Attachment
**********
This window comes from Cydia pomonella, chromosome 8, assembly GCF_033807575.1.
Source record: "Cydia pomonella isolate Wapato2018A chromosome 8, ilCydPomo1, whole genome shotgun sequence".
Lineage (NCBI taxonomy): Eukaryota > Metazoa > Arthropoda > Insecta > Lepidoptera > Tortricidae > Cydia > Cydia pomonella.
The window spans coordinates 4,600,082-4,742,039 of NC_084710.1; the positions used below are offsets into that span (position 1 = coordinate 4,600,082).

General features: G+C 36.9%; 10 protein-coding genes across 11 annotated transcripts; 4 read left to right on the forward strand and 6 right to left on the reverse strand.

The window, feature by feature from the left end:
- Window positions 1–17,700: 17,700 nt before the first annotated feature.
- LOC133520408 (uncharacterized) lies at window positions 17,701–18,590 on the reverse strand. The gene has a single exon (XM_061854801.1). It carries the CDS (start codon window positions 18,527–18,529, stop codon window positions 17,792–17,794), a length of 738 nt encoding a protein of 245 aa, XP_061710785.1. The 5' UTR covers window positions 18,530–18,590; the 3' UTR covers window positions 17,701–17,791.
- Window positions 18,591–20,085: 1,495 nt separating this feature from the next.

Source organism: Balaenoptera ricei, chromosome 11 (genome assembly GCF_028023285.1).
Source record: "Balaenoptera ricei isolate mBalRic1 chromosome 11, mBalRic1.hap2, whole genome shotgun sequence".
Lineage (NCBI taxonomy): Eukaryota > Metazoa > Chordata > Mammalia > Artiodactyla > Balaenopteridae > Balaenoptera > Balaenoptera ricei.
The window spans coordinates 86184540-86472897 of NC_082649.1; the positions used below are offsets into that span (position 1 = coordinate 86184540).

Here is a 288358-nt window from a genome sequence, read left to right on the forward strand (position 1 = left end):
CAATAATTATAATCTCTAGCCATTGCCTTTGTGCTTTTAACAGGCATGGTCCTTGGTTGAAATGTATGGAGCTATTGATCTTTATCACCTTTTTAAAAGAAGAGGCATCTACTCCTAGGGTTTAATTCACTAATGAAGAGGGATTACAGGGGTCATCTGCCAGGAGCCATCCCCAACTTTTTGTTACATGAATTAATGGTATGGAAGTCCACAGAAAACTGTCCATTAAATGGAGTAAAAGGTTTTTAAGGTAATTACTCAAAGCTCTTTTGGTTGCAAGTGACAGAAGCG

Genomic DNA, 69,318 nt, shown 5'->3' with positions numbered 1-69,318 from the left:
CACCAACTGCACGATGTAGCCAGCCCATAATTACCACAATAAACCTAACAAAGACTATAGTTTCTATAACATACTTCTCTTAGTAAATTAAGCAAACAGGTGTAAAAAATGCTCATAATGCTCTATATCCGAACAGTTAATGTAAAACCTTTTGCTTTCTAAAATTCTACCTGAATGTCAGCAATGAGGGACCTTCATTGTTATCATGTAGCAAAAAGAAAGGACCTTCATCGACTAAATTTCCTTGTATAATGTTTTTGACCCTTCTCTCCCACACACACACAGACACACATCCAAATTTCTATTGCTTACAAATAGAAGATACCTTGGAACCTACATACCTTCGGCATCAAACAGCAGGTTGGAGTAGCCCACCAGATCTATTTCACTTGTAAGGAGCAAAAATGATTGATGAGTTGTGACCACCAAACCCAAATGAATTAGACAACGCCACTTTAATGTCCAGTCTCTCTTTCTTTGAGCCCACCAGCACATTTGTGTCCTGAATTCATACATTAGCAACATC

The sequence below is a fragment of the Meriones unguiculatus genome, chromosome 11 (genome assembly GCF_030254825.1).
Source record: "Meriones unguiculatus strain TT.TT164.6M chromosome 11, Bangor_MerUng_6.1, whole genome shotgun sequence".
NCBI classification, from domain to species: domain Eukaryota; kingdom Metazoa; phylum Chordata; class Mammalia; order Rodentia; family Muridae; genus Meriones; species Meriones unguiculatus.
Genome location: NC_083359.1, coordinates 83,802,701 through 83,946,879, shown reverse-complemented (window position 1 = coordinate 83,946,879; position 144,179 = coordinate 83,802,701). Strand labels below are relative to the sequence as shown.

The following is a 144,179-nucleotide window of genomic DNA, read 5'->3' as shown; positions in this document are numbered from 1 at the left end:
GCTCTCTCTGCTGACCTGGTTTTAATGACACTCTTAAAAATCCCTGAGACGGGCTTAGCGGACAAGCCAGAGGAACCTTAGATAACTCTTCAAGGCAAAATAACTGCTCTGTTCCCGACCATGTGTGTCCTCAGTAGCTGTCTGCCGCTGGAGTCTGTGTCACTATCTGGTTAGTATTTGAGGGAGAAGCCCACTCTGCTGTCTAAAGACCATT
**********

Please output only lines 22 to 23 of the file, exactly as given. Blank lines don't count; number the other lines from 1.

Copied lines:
The following is a 144,179-nucleotide window of genomic DNA, read 5'->3' as shown; positions in this document are numbered from 1 at the left end:
GCTCTCTCTGCTGACCTGGTTTTAATGACACTCTTAAAAATCCCTGAGACGGGCTTAGCGGACAAGCCAGAGGAACCTTAGATAACTCTTCAAGGCAAAATAACTGCTCTGTTCCCGACCATGTGTGTCCTCAGTAGCTGTCTGCCGCTGGAGTCTGTGTCACTATCTGGTTAGTATTTGAGGGAGAAGCCCACTCTGCTGTCTAAAGACCATT